Your computer monitor could be dangerous, as could your television. The dangerous types of monitors are CRTs, Cathode Ray Tubes. A CRT is a vacuum tube, with electrons flowing through. The electrons hit a fluorescent screen to produce a picture.


All CRT monitors give off radiation. Huge amounts of ELF (Extremely Low Frequency) and VLF (Very Low-Frequency) radiation is given off. If you sit closer than 29 inches from your screen, or within four foot from the side and back, you may be subjecting yourself to unacceptable amounts.

Scientific research shows that these types of radiation can lead to many health complaints. X-rays are not to blame, as they use a different type of radiation that penetrates the human body; ELF and VLF however, get absorbed by bodily tissues.

One of the many health risks of monitor radiation is the forming of cataracts. It is well known by scientists that radiation, when projected onto the eyeball causes heat, and long exposure can cause retinal detachment. Sensory nerve endings in the cornea and iris are very sensitive to temperature, even the smallest change. This minuscule heating of the iris by absorption of radiation is thought to be a major cause of cataracts.

Viewing your monitor in a dark room increases the risk of eye damage. This is because your pupils enlarge to take in more light, therefor more radiation can get in.

The radiation can also effect the reproductive system. It has been suggested that miscarriages and some birth defects can be caused by radiation breaking ionic bonds in the DNA.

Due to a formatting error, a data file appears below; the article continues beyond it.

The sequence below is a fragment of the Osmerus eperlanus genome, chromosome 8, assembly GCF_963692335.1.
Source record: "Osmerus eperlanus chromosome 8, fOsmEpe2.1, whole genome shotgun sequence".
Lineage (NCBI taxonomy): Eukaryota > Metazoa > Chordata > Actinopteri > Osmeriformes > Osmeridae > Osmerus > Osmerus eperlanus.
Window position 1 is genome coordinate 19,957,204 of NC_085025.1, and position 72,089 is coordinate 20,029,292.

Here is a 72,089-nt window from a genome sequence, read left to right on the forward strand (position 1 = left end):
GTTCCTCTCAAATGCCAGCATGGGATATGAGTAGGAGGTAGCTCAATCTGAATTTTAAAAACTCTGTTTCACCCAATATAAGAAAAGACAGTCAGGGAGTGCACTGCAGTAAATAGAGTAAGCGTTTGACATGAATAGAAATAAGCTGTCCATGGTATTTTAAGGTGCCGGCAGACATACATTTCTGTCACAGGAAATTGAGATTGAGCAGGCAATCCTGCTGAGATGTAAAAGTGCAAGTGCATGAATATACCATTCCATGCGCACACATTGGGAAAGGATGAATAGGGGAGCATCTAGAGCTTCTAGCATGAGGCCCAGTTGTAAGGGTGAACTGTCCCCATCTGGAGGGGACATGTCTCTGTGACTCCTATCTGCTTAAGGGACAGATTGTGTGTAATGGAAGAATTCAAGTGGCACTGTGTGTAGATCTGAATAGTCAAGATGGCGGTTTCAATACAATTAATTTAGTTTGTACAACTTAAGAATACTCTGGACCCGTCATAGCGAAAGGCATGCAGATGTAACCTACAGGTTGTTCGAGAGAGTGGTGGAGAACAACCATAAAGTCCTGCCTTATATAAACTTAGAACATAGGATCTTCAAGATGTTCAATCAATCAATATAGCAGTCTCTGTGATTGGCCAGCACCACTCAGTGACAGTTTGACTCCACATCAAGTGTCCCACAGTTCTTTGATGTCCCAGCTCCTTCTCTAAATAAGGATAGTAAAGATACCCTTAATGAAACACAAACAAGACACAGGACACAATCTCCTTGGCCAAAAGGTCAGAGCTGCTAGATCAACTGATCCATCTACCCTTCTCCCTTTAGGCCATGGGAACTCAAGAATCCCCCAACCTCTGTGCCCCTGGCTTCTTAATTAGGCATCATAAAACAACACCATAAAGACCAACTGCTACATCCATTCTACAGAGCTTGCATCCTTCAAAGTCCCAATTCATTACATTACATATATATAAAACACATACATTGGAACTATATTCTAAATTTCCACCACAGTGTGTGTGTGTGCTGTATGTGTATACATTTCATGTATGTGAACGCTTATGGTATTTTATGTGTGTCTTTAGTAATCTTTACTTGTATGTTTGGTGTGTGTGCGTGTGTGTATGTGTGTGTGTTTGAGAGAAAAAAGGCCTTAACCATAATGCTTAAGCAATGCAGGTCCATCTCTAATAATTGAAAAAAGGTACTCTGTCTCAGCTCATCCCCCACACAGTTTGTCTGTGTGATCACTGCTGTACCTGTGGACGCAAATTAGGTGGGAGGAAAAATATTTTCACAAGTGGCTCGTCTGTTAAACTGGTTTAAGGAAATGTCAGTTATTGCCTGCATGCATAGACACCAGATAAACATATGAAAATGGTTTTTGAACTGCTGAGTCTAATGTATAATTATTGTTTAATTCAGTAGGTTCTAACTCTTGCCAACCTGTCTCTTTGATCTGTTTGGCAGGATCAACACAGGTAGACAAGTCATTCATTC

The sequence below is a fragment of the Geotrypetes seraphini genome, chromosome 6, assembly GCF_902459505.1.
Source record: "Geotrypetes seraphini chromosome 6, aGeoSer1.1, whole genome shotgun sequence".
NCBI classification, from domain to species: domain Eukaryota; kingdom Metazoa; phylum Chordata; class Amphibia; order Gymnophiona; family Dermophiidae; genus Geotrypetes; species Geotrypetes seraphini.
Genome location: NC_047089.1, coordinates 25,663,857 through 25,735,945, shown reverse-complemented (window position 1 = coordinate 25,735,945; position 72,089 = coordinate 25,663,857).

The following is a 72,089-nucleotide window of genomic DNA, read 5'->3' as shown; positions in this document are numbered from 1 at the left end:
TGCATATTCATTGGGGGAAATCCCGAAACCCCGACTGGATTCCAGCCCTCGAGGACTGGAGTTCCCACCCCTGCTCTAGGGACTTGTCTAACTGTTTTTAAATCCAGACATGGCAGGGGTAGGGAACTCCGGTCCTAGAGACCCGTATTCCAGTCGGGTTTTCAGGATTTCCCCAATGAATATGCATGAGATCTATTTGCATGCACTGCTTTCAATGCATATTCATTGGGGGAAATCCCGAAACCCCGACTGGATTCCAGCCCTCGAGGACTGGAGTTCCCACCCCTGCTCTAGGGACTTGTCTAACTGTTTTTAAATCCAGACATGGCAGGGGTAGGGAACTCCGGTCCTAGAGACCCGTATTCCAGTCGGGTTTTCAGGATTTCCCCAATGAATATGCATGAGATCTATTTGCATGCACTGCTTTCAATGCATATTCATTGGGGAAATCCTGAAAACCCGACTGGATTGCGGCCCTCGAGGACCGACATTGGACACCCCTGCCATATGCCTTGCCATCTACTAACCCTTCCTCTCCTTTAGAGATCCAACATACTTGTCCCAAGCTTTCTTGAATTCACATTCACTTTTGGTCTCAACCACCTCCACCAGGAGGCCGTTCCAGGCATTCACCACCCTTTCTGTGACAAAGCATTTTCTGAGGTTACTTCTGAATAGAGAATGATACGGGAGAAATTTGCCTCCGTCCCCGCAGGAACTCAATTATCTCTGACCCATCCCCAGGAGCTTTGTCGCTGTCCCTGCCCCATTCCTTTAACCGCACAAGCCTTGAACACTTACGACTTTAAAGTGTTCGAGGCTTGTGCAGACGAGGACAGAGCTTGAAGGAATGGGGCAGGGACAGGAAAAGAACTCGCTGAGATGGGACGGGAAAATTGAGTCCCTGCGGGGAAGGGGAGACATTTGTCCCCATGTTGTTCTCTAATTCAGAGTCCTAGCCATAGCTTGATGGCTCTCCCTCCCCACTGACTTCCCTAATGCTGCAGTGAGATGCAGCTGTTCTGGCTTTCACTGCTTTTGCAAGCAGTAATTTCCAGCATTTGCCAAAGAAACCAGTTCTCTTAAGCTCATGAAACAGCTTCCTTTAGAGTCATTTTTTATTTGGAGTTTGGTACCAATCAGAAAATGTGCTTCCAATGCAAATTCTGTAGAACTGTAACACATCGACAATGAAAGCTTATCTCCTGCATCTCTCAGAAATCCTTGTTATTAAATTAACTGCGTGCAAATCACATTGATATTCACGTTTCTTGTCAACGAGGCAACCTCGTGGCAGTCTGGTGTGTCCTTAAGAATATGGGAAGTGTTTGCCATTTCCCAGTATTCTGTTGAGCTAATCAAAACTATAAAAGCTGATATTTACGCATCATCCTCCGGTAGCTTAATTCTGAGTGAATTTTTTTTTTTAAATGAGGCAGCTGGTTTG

The static electricity caused by the monitor is also a hazard. The static builds up on the screen, and causes electrical charges to hit your face, causing skin irritation, headaches, nausea and dizziness.


Always keep a light on in the room, after the natural light fades, to keep your pupils small.

There are lots of filters on the market to completely eliminate static. They also reduce the glare of lights, so help with eyestrain. Another way to reduce glare is to simply move your monitor to a position where the light is not directly hitting the screen.

Another simple, but sometimes overlooked, way of reducing eyestrain is to change the refresh rate on your monitor. 70 - 85Hz is the best to use, as too high can reduce the quality of the image on the screen.

The very best way to protect yourself from the harmful rays that are produced, is to buy an LCD (Liquid Crystal Display) monitor. LCDs do not give off any radiation whatsoever, but come at a very high price.

It's not strictly accurate to say that LCDs emit no radiation - obviously they do, or they would serve no purpose at all. It's just that nearly all of it is in the visible frequency range, with some smallish amount of infrared. Some backlight tubes emit small amounts of ultraviolet as well, but not enough to worry about. Nearly all of it is absorbed by the TFT and re-emitted as infrared anyway.

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